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Mimic Octopus, Thaumoctopus mimicus, Sascha Janson, Critters@Lembeh Lembeh Resort, Lembeh Strait Indonesia 2016
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Hairy Frogfish, Antennarius striatus, Sascha Janson, Critters@Lembeh Lembeh Resort, Lembeh Strait Indonesia 2016
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Harlequin Shrimp, Hymenocera elegans, Sascha Janson, Critters@Lembeh Lembeh Resort, Lembeh Strait Indonesia 2016
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Coconut Octopus, Amphioctopus marginatus,Sascha Janson, Critters@Lembeh Lembeh Resort, Lembeh Strait Indonesia 2016

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Tuesday Tips & Techniques from Photo Pro Sascha Janson #16


March 17, 2015

On select Tuesdays, Cameras@Lembeh (the first and only Photo & Video Center in Lembeh Strait) will feature Tips and Techniques by Photo Pro Sascha Janson. Sascha will offer up a range of information, you never know what piece of wisdom he will impart.

Sascha says: Avoid boring nudi-shots!

Here are some tips to help you get more interesting shots of nudibranchs:

Try to get down low – It’s always a good idea to get down as low as possible, as we learned in TT&T#2 (avoid helicopter shots), but how can we do this in practice? Well, we have to find subjects in the right position. If a nudibranch is just sitting in the sand it’s often very difficult or even impossible to isolate the subject from the background. Look for opportunities to shoot nudis at least horizontally (we can sometimes achieve this with getting down very low), or even better, shoot slightly upwards. Sometimes the dive guides here will not show you a nudibranch which is sitting in a perfect position, because they showed you two or three of them already and there might be something “more interesting” (rare) in that area. Getting good images is not so much about capturing the rare species, it’s more about good composition. It’s better to have a great photo of a common species than a poor or mediocre shot of a rare one. If you see a nudi sitting on a hydroid stick, a rock or coral where you can separate the subject from the background and not include the sand for example, go for it and take a few shots. Remember that the focal point should be the rhinophores (those cute little ‘horns’), or, if it is a species with eyes such as Costasiella kuroshimae (the ‘sheep’ nudi) then it’s important to have the eyes in focus. If you can convey something to the viewer about nudibranch behavior (while adhering to the principles of good composition) this also makes your image more interesting – examples include photos of nudis eating, mating, sniffing the water column or laying eggs.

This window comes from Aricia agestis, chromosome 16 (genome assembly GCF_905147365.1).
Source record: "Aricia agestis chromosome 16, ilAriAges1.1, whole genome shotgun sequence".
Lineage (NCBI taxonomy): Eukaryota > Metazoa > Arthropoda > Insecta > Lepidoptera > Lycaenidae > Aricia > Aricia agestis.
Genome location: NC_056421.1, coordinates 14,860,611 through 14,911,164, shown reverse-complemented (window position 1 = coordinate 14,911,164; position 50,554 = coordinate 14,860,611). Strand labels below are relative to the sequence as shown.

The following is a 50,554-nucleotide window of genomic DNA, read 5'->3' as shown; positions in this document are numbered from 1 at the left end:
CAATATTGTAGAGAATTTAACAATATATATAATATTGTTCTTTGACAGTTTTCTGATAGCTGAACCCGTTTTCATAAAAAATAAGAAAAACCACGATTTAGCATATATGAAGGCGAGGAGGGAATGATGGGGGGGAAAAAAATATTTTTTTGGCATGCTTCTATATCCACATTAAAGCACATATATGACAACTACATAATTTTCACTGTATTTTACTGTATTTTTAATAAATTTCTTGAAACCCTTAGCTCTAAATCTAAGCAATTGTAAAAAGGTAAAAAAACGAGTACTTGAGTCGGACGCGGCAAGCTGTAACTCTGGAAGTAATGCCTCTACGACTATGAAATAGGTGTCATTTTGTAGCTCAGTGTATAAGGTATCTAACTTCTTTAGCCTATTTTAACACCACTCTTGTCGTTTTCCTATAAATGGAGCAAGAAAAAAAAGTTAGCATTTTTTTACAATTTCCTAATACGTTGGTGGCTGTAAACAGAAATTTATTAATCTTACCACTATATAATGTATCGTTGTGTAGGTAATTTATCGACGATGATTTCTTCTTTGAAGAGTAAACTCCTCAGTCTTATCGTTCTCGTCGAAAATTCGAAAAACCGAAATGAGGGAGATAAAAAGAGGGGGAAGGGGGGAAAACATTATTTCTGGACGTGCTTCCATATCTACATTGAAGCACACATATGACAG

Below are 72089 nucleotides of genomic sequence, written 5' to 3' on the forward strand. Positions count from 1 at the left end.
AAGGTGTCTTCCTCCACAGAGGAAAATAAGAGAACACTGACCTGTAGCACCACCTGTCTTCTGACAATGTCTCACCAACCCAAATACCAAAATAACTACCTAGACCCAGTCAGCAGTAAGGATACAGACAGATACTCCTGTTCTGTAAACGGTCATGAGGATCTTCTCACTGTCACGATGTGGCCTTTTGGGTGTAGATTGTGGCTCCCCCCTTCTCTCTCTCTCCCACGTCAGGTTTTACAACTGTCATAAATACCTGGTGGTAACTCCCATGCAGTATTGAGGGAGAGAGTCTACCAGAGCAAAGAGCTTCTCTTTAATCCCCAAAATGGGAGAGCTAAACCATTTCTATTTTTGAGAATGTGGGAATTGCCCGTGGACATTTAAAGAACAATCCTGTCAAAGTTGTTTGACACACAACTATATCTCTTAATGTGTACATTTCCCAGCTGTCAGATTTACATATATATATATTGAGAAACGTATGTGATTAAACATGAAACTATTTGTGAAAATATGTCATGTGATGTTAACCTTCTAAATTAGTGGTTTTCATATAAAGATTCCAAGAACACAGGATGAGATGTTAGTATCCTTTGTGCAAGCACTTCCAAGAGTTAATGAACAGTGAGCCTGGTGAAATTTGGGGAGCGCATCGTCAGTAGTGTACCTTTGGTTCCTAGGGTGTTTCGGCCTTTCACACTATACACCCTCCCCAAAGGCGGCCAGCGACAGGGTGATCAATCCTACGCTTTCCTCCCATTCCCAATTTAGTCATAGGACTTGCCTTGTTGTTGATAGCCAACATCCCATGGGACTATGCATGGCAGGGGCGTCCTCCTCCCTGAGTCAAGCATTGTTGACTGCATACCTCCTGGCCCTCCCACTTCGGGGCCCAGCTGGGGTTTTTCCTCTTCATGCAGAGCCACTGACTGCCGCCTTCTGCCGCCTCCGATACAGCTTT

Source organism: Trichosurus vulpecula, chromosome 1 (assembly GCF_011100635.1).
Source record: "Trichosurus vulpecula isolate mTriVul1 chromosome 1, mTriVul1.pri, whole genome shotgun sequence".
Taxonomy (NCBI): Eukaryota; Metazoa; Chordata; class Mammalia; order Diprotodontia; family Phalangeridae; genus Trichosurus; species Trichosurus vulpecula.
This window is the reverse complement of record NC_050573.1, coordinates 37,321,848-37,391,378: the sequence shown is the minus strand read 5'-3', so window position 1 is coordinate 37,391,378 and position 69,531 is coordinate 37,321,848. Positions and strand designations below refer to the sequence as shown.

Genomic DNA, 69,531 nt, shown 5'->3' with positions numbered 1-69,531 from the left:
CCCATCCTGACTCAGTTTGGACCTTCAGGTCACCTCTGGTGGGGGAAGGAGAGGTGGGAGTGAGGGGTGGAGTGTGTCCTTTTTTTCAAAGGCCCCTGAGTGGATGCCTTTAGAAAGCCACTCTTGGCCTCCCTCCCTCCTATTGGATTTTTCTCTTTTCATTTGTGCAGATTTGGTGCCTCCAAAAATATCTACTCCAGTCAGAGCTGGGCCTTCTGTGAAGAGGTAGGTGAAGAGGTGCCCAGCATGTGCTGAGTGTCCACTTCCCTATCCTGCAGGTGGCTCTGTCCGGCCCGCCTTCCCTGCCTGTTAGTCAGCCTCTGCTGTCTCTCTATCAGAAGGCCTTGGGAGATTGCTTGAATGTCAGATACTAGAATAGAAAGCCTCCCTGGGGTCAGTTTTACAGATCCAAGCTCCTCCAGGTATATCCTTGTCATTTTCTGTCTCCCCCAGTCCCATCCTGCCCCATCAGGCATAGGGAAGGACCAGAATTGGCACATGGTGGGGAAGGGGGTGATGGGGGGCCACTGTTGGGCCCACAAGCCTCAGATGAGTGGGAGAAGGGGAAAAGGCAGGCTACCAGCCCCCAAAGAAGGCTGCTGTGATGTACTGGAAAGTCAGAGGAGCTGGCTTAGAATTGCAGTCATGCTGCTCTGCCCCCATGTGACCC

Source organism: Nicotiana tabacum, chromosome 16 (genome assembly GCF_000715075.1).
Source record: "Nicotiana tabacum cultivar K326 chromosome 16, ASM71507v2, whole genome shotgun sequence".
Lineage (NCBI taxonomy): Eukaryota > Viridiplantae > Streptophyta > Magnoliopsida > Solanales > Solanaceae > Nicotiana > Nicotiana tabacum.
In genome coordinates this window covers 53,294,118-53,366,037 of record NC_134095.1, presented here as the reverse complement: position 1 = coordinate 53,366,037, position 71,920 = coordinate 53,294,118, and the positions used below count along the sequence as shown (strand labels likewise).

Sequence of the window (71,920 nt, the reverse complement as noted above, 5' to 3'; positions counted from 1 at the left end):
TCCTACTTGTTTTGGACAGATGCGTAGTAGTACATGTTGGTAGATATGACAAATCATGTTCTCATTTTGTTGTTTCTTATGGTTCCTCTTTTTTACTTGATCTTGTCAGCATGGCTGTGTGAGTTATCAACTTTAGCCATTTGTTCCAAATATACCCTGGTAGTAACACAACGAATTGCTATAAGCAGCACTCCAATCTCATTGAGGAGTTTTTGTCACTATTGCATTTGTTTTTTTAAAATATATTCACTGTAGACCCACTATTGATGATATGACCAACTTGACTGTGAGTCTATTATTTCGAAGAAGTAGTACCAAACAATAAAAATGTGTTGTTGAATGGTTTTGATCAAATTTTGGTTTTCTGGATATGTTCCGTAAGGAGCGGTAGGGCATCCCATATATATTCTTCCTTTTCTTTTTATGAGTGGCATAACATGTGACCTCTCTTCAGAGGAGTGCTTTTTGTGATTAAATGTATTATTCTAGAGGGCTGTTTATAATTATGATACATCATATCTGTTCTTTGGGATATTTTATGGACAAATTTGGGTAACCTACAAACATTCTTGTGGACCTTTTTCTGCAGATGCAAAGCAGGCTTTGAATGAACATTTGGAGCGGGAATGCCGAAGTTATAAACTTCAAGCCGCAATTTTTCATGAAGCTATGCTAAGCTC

Here are some examples of nudibranch shots (good and bad ones):

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This is a poor shot of a very pretty nudibranch, the Hypselodoris bullocki. Shot from the top, no “eye contact” and not separated from the background.

 

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Same nudibranch (Hypselodoris bullocki), but interesting angle, “eye (or rhinophore) contact”, made to stand out from the background (by getting down very low and minimizing ambient light) and some behaviour (laying eggs/mating) going on.

 

Flabellina rubrolineata posing in the Lembeh Strait

Flabellina rubrolineata on top of a little rock, made to stand out from the background by bokeh (out of focus) technique.

 

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Costasiella kuroshimae (the ‘sheep’ nudi) – “eye contact”, made to stand out from the background by bokeh technique.

 

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Nembrotha milleri sniffing the water column, made to stand out from the background by bokeh technique.

Stay tuned for more Tuesday Tips & Techniques